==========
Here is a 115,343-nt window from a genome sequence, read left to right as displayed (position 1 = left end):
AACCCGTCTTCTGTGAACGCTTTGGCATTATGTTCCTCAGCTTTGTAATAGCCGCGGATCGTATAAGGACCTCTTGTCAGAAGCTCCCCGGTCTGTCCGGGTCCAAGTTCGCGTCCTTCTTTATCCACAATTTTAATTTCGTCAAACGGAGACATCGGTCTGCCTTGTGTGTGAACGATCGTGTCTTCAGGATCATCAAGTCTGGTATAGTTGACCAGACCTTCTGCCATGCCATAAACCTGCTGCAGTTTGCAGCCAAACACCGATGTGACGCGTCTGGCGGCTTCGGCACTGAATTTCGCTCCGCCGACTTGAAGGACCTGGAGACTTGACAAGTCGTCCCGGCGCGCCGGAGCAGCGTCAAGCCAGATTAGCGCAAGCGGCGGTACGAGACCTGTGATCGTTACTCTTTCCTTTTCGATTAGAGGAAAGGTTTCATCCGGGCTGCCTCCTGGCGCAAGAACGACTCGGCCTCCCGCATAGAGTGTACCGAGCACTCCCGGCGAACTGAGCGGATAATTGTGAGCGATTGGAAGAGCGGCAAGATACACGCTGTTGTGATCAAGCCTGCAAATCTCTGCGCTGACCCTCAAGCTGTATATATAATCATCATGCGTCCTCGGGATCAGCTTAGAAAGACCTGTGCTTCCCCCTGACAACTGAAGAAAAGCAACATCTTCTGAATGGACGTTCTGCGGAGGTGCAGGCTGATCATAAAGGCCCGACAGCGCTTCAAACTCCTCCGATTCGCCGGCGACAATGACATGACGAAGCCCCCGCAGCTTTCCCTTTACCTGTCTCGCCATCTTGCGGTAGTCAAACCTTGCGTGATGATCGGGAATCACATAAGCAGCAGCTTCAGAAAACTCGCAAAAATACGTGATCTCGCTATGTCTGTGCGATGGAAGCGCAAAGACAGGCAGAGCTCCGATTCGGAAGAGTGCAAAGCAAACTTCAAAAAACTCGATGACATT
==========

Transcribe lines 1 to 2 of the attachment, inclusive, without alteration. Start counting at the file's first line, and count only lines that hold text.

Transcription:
Here is a 115,343-nt window from a genome sequence, read left to right as displayed (position 1 = left end):
AACCCGTCTTCTGTGAACGCTTTGGCATTATGTTCCTCAGCTTTGTAATAGCCGCGGATCGTATAAGGACCTCTTGTCAGAAGCTCCCCGGTCTGTCCGGGTCCAAGTTCGCGTCCTTCTTTATCCACAATTTTAATTTCGTCAAACGGAGACATCGGTCTGCCTTGTGTGTGAACGATCGTGTCTTCAGGATCATCAAGTCTGGTATAGTTGACCAGACCTTCTGCCATGCCATAAACCTGCTGCAGTTTGCAGCCAAACACCGATGTGACGCGTCTGGCGGCTTCGGCACTGAATTTCGCTCCGCCGACTTGAAGGACCTGGAGACTTGACAAGTCGTCCCGGCGCGCCGGAGCAGCGTCAAGCCAGATTAGCGCAAGCGGCGGTACGAGACCTGTGATCGTTACTCTTTCCTTTTCGATTAGAGGAAAGGTTTCATCCGGGCTGCCTCCTGGCGCAAGAACGACTCGGCCTCCCGCATAGAGTGTACCGAGCACTCCCGGCGAACTGAGCGGATAATTGTGAGCGATTGGAAGAGCGGCAAGATACACGCTGTTGTGATCAAGCCTGCAAATCTCTGCGCTGACCCTCAAGCTGTATATATAATCATCATGCGTCCTCGGGATCAGCTTAGAAAGACCTGTGCTTCCCCCTGACAACTGAAGAAAAGCAACATCTTCTGAATGGACGTTCTGCGGAGGTGCAGGCTGATCATAAAGGCCCGACAGCGCTTCAAACTCCTCCGATTCGCCGGCGACAATGACATGACGAAGCCCCCGCAGCTTTCCCTTTACCTGTCTCGCCATCTTGCGGTAGTCAAACCTTGCGTGATGATCGGGAATCACATAAGCAGCAGCTTCAGAAAACTCGCAAAAATACGTGATCTCGCTATGTCTGTGCGATGGAAGCGCAAAGACAGGCAGAGCTCCGATTCGGAAGAGTGCAAAGCAAACTTCAAAAAACTCGATGACATT